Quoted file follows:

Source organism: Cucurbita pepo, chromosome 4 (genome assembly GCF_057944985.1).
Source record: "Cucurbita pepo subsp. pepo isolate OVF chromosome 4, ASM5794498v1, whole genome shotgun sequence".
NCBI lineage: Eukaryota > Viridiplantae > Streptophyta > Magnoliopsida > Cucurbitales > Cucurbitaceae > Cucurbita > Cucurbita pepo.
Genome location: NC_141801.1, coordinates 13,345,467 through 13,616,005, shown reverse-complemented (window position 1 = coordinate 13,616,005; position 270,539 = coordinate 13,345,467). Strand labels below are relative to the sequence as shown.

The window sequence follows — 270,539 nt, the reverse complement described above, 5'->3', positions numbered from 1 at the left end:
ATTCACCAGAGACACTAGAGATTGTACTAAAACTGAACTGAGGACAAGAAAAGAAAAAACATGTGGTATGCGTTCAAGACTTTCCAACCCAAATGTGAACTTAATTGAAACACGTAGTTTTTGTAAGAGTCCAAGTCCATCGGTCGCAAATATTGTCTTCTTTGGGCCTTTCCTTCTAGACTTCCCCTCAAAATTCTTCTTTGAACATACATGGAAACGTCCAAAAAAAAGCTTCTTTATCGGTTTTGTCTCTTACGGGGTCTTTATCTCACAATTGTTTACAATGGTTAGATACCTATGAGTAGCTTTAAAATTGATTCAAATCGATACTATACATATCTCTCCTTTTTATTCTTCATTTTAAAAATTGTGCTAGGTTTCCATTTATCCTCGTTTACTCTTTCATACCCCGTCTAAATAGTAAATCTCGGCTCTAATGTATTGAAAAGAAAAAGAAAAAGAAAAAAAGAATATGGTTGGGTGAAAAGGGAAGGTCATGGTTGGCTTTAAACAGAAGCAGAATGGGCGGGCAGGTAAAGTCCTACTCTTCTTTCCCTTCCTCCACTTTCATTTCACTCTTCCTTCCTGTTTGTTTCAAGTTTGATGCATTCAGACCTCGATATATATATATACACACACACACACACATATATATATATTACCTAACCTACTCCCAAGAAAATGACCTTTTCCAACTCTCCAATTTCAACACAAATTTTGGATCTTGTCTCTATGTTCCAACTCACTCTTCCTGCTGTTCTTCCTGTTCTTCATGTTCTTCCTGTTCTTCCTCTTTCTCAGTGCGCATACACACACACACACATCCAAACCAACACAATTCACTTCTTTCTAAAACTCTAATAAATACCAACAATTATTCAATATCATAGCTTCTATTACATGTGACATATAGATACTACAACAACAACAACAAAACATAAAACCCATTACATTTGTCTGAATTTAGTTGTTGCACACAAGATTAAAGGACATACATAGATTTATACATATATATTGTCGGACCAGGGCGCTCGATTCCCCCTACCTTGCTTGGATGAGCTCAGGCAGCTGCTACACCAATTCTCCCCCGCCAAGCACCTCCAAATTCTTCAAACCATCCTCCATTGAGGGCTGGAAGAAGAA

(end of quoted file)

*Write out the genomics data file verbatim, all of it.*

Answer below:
Source organism: Cucurbita pepo, chromosome 4 (genome assembly GCF_057944985.1).
Source record: "Cucurbita pepo subsp. pepo isolate OVF chromosome 4, ASM5794498v1, whole genome shotgun sequence".
NCBI lineage: Eukaryota > Viridiplantae > Streptophyta > Magnoliopsida > Cucurbitales > Cucurbitaceae > Cucurbita > Cucurbita pepo.
Genome location: NC_141801.1, coordinates 13,345,467 through 13,616,005, shown reverse-complemented (window position 1 = coordinate 13,616,005; position 270,539 = coordinate 13,345,467). Strand labels below are relative to the sequence as shown.

The window sequence follows — 270,539 nt, the reverse complement described above, 5'->3', positions numbered from 1 at the left end:
ATTCACCAGAGACACTAGAGATTGTACTAAAACTGAACTGAGGACAAGAAAAGAAAAAACATGTGGTATGCGTTCAAGACTTTCCAACCCAAATGTGAACTTAATTGAAACACGTAGTTTTTGTAAGAGTCCAAGTCCATCGGTCGCAAATATTGTCTTCTTTGGGCCTTTCCTTCTAGACTTCCCCTCAAAATTCTTCTTTGAACATACATGGAAACGTCCAAAAAAAAGCTTCTTTATCGGTTTTGTCTCTTACGGGGTCTTTATCTCACAATTGTTTACAATGGTTAGATACCTATGAGTAGCTTTAAAATTGATTCAAATCGATACTATACATATCTCTCCTTTTTATTCTTCATTTTAAAAATTGTGCTAGGTTTCCATTTATCCTCGTTTACTCTTTCATACCCCGTCTAAATAGTAAATCTCGGCTCTAATGTATTGAAAAGAAAAAGAAAAAGAAAAAAAGAATATGGTTGGGTGAAAAGGGAAGGTCATGGTTGGCTTTAAACAGAAGCAGAATGGGCGGGCAGGTAAAGTCCTACTCTTCTTTCCCTTCCTCCACTTTCATTTCACTCTTCCTTCCTGTTTGTTTCAAGTTTGATGCATTCAGACCTCGATATATATATATACACACACACACACACATATATATATATTACCTAACCTACTCCCAAGAAAATGACCTTTTCCAACTCTCCAATTTCAACACAAATTTTGGATCTTGTCTCTATGTTCCAACTCACTCTTCCTGCTGTTCTTCCTGTTCTTCATGTTCTTCCTGTTCTTCCTCTTTCTCAGTGCGCATACACACACACACACATCCAAACCAACACAATTCACTTCTTTCTAAAACTCTAATAAATACCAACAATTATTCAATATCATAGCTTCTATTACATGTGACATATAGATACTACAACAACAACAACAAAACATAAAACCCATTACATTTGTCTGAATTTAGTTGTTGCACACAAGATTAAAGGACATACATAGATTTATACATATATATTGTCGGACCAGGGCGCTCGATTCCCCCTACCTTGCTTGGATGAGCTCAGGCAGCTGCTACACCAATTCTCCCCCGCCAAGCACCTCCAAATTCTTCAAACCATCCTCCATTGAGGGCTGGAAGAAGAA